The bond between any pet and its owner is irreplaceable, no matter how firmly your pet decides when they have had quite enough attention, thank you very much.
But they are also independent creatures by nature to a certain degree. Cats may roam, spending a few hours at any one time outside exploring. Even if they are house cats, you can’t guarantee that they won’t get out occasionally. In this case, you may think that a microchip cat flap is handy.
Dogs are seen as the more loyal pet, but even with that in mind, they can completely ignore you in the park and go running if they get a whiff of a burger van, or spot a small animal in the long grass. And, it is actually the law to get your dog microchipped.
If pets do get lost and can’t find their way home, then having a microchip as well as a collar or harness with an ID tag is a great way of ensuring whoever finds them can return them back to you safely.
What is a microchip?
A form of Radio Frequency Identification Device (RFID), a microchip can be scanned by a vet or shelter using a dedicated scanner, which will activate an ID number.
The vet or shelter will have access to a database that includes information about the microchip company to which the chip is registered. They will then be able to contact the company, which in turn will contact the registered owner and inform them that their pet has been found.
Your information will never be out there for all to see.
It is thought up to 70,000 pets are missing in the UK at any one time, and the majority are not microchipped
This means it is important to always keep your pet’s microchip details up to date. They can be accessed at any time by yourself and will need to be updated if you move house or change your phone number, email or ownership, or even if your vet changes.
Why your pet needs a microchip
Having a collar on your cat or dog is a great idea as if anyone finds them. A quick glance and check of their ID tag can tell the founder all they need to know without having to take them to the vet to be scanned. For cats, it could be particularly hard getting them to a vet.
But collars can become separated from your cat, either through their exploring or simply if they remove it through scratching or grooming. Many dogs run away from their owners on walks because they slip their collar or lead if they are scared of loud noise. It is no good if you are the one left holding your contact details.
Microchips are a great backup in this case, as they can be scanned for information. A microchip can’t be removed, and as long as details are kept up to date, there is nothing else to worry about.
Your cat may also need a microchip if you have a microchip cat flap or food bowl. While you can purchase collar tags that can open these too, a microchip will be more reliable.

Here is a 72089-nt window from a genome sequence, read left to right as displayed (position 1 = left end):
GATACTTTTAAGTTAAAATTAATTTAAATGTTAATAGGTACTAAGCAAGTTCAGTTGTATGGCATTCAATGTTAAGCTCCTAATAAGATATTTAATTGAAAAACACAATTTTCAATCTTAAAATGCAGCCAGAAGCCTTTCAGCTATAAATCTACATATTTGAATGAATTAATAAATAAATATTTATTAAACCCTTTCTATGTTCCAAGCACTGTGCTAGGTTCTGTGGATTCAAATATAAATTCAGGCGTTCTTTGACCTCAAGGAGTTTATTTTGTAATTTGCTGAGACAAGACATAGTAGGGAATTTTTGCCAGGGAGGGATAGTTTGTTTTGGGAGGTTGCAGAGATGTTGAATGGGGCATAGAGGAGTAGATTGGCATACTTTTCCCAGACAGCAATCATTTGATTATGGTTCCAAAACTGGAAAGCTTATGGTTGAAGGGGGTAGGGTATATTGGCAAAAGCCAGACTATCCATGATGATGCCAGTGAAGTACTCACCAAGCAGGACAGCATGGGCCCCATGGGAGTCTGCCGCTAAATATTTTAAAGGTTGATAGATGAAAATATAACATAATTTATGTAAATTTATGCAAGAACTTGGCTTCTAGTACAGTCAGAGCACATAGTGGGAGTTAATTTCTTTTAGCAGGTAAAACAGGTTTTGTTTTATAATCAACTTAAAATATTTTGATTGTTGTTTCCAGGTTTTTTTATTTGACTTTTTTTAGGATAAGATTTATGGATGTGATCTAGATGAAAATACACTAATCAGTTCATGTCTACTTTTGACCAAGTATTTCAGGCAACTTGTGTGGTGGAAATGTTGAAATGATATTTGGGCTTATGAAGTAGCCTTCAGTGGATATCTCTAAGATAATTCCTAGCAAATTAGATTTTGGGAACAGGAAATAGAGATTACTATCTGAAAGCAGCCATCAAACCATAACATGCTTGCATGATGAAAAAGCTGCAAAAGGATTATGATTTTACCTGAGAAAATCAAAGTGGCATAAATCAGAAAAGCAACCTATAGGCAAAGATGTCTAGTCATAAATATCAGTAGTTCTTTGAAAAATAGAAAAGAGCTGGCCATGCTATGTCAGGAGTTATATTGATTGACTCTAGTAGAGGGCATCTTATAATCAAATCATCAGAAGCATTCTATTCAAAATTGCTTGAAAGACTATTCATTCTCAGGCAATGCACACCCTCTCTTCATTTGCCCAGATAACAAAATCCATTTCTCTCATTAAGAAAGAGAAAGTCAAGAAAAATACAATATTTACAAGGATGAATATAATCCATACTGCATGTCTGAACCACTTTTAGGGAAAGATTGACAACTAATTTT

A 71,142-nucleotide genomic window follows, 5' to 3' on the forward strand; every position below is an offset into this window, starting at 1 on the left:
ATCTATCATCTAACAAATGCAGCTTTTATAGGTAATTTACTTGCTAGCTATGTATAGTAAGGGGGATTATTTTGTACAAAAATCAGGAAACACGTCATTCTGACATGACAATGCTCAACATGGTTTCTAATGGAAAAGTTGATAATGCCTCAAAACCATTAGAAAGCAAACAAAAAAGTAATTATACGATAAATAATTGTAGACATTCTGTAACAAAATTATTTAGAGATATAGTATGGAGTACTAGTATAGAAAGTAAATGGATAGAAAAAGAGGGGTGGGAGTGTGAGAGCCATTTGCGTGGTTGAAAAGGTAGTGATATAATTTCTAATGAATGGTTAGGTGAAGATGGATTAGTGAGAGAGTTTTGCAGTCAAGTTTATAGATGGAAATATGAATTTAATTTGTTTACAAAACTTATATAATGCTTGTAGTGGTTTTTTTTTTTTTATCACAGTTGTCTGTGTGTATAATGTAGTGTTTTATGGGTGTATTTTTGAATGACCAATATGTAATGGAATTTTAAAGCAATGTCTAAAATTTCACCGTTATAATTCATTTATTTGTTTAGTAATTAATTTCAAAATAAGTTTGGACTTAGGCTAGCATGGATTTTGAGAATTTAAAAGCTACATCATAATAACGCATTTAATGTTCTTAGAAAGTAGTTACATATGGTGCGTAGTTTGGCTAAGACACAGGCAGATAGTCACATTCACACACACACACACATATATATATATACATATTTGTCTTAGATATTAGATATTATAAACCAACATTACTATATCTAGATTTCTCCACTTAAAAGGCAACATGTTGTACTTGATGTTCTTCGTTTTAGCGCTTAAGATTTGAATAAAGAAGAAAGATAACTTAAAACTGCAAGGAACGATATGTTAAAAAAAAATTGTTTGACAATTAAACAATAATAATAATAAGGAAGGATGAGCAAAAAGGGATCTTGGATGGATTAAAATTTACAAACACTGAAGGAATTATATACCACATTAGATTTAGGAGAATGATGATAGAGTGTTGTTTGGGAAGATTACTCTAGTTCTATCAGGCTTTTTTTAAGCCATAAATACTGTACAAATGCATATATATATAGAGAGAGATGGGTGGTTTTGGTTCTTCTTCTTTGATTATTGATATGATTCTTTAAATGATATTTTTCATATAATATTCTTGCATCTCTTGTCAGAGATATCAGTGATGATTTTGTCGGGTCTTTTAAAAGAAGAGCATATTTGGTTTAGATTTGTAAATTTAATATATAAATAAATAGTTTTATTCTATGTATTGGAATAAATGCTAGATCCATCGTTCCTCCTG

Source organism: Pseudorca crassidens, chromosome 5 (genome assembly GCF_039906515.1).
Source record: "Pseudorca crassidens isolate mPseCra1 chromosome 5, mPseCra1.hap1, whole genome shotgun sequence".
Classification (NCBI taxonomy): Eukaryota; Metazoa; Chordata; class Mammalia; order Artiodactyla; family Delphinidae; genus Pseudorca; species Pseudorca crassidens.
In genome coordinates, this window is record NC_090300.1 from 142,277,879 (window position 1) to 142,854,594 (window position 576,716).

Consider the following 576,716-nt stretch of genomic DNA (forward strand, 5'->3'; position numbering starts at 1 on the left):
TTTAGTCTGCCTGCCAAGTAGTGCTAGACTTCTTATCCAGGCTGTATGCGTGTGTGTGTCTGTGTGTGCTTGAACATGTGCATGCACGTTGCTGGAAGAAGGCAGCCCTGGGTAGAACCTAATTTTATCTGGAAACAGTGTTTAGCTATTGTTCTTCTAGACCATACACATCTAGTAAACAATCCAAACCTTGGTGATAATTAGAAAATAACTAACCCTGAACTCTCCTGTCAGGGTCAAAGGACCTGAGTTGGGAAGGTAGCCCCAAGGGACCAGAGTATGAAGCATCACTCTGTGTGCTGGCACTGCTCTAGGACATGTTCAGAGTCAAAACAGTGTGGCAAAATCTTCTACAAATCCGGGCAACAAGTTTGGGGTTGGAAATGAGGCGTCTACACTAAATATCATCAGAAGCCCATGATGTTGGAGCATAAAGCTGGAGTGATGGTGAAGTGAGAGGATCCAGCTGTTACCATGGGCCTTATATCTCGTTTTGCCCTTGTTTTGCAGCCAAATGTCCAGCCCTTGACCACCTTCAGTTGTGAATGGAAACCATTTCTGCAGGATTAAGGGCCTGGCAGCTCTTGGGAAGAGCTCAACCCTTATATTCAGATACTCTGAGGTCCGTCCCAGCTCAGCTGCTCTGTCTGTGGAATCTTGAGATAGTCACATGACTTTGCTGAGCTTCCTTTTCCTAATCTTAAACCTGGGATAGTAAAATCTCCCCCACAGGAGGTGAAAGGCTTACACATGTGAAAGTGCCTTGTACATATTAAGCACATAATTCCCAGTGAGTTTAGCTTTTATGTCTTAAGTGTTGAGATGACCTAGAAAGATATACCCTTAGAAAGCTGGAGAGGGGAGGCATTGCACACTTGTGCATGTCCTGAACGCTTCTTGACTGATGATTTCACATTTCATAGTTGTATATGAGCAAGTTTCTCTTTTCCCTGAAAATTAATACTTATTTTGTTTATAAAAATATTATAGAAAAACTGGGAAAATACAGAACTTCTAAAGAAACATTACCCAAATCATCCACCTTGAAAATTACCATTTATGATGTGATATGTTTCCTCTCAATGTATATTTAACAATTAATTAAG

How are microchips implanted?
Microchips are in a syringe, which is injected under the skin. It can’t be removed or lost. This is usually done between the shoulder blades, and it is no larger than a grain of rice.
Because they can’t easily move or get lost, they should last for your pet’s lifetime. This makes it a good option for anyone who doesn’t want to continuously pay every month for new tags.
Does microchipping hurt?
No more than an ordinary injection would, so it may hurt a little bit if they are younger but not enough to do them harm. Microchips are inserted into the loose skin around shoulder blades, so will be barely felt when placed either. There’s no need for local or general anaesthetic, so it is a very quick in-and-out procedure.
A microchip will not affect how your pet moves and will cause no pain throughout their life!
Is microchipping a legal requirement?
For dogs, yes. It is also a legal requirement for horses, donkeys and other similar animals. This is to prevent cruelty or abandonment.
But while it is not yet a legal requirement, cat microchipping is to be made mandatory. It was only previously mandatory if they were travelling under the Pet Travel Scheme where they were being taken abroad or being brought into the UK.
It is thought that 92% of dogs are now microchipped, and it has seen a huge rise in the efficiency of reuniting dogs with owners and reducing the burden on rehoming kennels and dog wardens. But as the Government website states:
“There are over 10.8 million pet cats in the UK, with as many as 2.8 million unchipped, meaning that it would be very difficult to reunite them with their owner if they get lost or stolen. Eight out of 10 stray cats coming into Cats Protection’s centres are not microchipped.”